SpaceX launches first commercial mission of Falcon Heavy

																	SpaceX pulled off an incredible feat in its second Falcon Heavy launch					
		Mike Wehner

SpaceX launches Falcon Heavy and lands all three rocket boosters for the first time. But what was especially impressive this time around is the fact that they managed to retrieve all three of the Falcon Heavy's rocket boosters, as well as the payload fairings.

The total cost of one of its Falcon 9 launches is estimated to reach £44 million ($61m), while each of its larger Falcon Heavy flights costs £65 million ($90m).

At take-off, the Falcon Heavy soared from NASA's Kennedy Space Center, using the same launch pad that shot Apollo astronauts to the Moon 50-years-ago. The company selected the Falcon Heavy for this launch back in 2015 since its extra lift capability meant that the satellite could be placed in a much higher transfer orbit, which will ensure a longer service life.

The launch was also significant in that it was the first time that SpaceX has managed to bring back all of three of the rocket's first stages.

The middle booster, after pushing the payload into space, returned almost 10 minutes later for a successful landing on SpaceX's seafaring drone ship 400 miles (645 km) off the Florida coast.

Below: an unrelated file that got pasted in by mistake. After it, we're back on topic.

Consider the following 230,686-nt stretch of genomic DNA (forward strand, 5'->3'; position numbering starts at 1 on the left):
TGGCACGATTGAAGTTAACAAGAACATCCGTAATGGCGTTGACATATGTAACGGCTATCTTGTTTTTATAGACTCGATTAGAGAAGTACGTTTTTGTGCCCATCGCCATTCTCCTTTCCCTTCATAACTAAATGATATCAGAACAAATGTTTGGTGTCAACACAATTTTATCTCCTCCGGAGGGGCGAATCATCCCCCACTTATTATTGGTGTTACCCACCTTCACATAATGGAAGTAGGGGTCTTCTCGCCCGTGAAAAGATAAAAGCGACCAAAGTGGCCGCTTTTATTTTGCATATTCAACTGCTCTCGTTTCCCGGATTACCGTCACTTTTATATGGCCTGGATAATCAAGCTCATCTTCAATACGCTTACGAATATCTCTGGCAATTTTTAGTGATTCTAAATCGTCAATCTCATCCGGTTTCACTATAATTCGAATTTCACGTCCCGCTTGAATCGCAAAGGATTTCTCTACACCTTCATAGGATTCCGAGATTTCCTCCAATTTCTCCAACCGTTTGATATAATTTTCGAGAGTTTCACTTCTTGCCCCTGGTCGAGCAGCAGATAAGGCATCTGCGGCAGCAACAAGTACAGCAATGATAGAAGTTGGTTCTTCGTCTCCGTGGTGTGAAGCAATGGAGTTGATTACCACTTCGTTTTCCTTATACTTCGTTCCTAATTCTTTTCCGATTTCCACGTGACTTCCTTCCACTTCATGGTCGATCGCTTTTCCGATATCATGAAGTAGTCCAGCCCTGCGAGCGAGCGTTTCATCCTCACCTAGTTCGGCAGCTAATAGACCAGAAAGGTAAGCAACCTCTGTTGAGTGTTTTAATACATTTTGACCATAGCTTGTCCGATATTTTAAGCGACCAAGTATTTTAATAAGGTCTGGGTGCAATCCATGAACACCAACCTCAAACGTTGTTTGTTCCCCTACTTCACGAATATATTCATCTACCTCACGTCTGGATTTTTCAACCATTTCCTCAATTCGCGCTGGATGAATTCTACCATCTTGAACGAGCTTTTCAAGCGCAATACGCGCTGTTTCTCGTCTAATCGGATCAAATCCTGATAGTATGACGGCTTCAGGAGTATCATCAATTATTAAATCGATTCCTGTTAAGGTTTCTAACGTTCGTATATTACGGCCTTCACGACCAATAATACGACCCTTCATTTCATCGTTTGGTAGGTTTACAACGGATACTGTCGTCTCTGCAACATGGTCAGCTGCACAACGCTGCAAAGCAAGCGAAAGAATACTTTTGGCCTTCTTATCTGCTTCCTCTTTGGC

The Arabsat 6A is a modern communications satellite developed by Lockheed Martin for Arabsat, an organisation founded by the Arab League in 1976 to provide telecommunications services to the region.

The communications satellite Arabsat 6A separates from the second stage of SpaceX's Falcon Heavy rocket during its April 11, 2019 launch, ending a successful liftoff and trip to orbit.

Touchdown! The two side boosters successfully landed at SpaceX's Landing Zones 1 and 2 at Cape Canaveral Air Force Station in Florida.

The next step is to put the fairings to work again on a Falcon 9 rocket that will blast additional Starlink satellites into orbit, scheduled for later this year.

The payload fairings are clam shell-like nose cone halves that protect the craft's payload.

Unfortunately, all previous attempts had failed and the fairings landed in the ocean. Seawater isn't the best for rocket components, but the company is confident it can refurbish the fairings after they've been dunked in the ocean. The launch was also Falcon Heavy's first commercial endeavor. With this deployment the Falcon Heavy, created with the goal of sending manned missions to the Moon and Mars, has successfully completed its first commercial mission.

SpaceX is now testing a system to recover the fairings of its Falcon 9 rockets. But this time the main core touched down safely on the droneship "Of Course I Still Love You".



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